Here we report the discovery of a new, diminutive tyrannosauroid, Moros intrepidus gen. et sp. nov., as well as isolated premaxillary teeth sharing synapomorphies with Asian taxa, from Cenomanian-aged terrestrial deposits of western NA. The new taxon represents the oldest Cretaceous diagnostic tyrannosauroid on the continent, extending the definitive record of this clade by ~15 million years, and providing a key datum for untangling evolutionary, paleobiogeographic, and ecological dynamics during a turbulent interval in Earth’s history.

Results

Systematic paleontology

Dinosauria Owen, 1842

Theropoda Marsh, 1881

Coelurosauria von Huene, 1914

Tyrannosauroidea Osborn, 1905

Tyrannosauroidea indet.

Referred materials NCSM 33393, NCSM 33276 isolated tyrannosauroid premaxillary teeth.

Locality and horizon NCSM 33393 and NCSM 33276 were recovered from Suicide Hill (NCPALEOUT11) and the Cliffs of Insanity Microsite (NCPALEOUT18), respectively, lower Mussentuchit Member, upper Cedar Mountain Formation, Emery County, Utah, USA (Fig. 1). NCPALEOUT11 and NCPALEOUT18 are located on land administered by the US BLM and State of Utah, respectively; access to exact locality information is restricted by federal and state statutes and is available to qualified researchers via the NCSM. Fossils at Suicide Hill are entombed in a laterally discontinuous lenticular crevasse splay. Microvertebrate fossils from the Cliffs of Insanity Microsite were recovered from volcanilithic-rich, fine-grained muddy sandstone, and muddy siltstone (Supplementary Methods 1, Supplementary Fig. 1).

Fig. 1
Fig. 1

Location of holotype locality for M. intrepidus (NCSM 33392). (a) Global view showing extent of Cedar Mountain Formation outcrop in central Utah, (b) generalized stratigraphic section outcrop of the Cedar Mountain Formation in area of discovery, and (c) silhouette of M. intrepidus showing recovered elements. Isolated indet. tyrannosauroid premaxillary tooth (NCSM 33393) recovered from nearby strata in (d) occlusal, (e) mesiodistal, and (f) lingual views. Holotype specimen of M. intrepidus (NCSM 33392) composed of (g) femur, (h) tibia, (i) fourth metatarsal, (j) second metatarsal, and (k) pedal phalanges of the fourth digit. Scale bar (c) 1 m, (gk) 5 mm. (df) Enlarged to show detail, not to scale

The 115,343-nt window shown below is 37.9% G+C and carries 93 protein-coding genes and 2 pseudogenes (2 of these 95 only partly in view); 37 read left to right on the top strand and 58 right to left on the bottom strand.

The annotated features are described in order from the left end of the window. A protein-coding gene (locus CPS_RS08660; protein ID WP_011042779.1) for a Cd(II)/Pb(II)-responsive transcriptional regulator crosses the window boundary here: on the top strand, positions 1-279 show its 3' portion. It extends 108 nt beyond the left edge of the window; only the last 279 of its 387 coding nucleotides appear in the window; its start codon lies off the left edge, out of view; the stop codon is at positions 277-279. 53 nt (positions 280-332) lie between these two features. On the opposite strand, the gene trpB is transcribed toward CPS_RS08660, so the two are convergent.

Diagnosis (autapomorphy denoted with asterisk) tyrannosauroid premaxillary teeth exhibiting a salinon cross section; sharp, sinuous mesial, and distal carinae lacking serrations; and a pronounced lingual ridge; some teeth bearing a deep, obliquely oriented groove incising the lingual ridge* (Fig. 1; Supplementary Methods 2, Fig. 2).

Fig. 2
Fig. 2

Right femur of M. intrepidus (NCSM 33392). (a) Lateral, (b) cranial, (c) medial, (d) caudal, (e) proximal, and (f) distal views. Partial mid-diaphyseal cross-section of the femur shown in (g) polarized light with lambda filter, (h) natural light with numbered arrows and tracings indicating seven growth cycles (see Supplementary Fig. 5), and (i) polarized light. Abbreviations: ar adductor ridge, at accessory trochanter, Ca caudal aspect, Cr cranial aspect, ft fourth trochanter, if intercondylar fossa, inf intertrochanteric nutrient foramen, L lateral aspect, L2 lobe on lesser trochanter (sensu17), lic linea intermuscularis caudalis. lt lesser trochanter, M medial aspect, mdc mesiodistal crest, pf popliteal fossa, pld lateral depression, proximal. pnf principle nutrient foramen, sat semicircular accessory tuberosity, ts trochanteric shelf. Scale bar (ae) 5 cm; (gi) 1 mm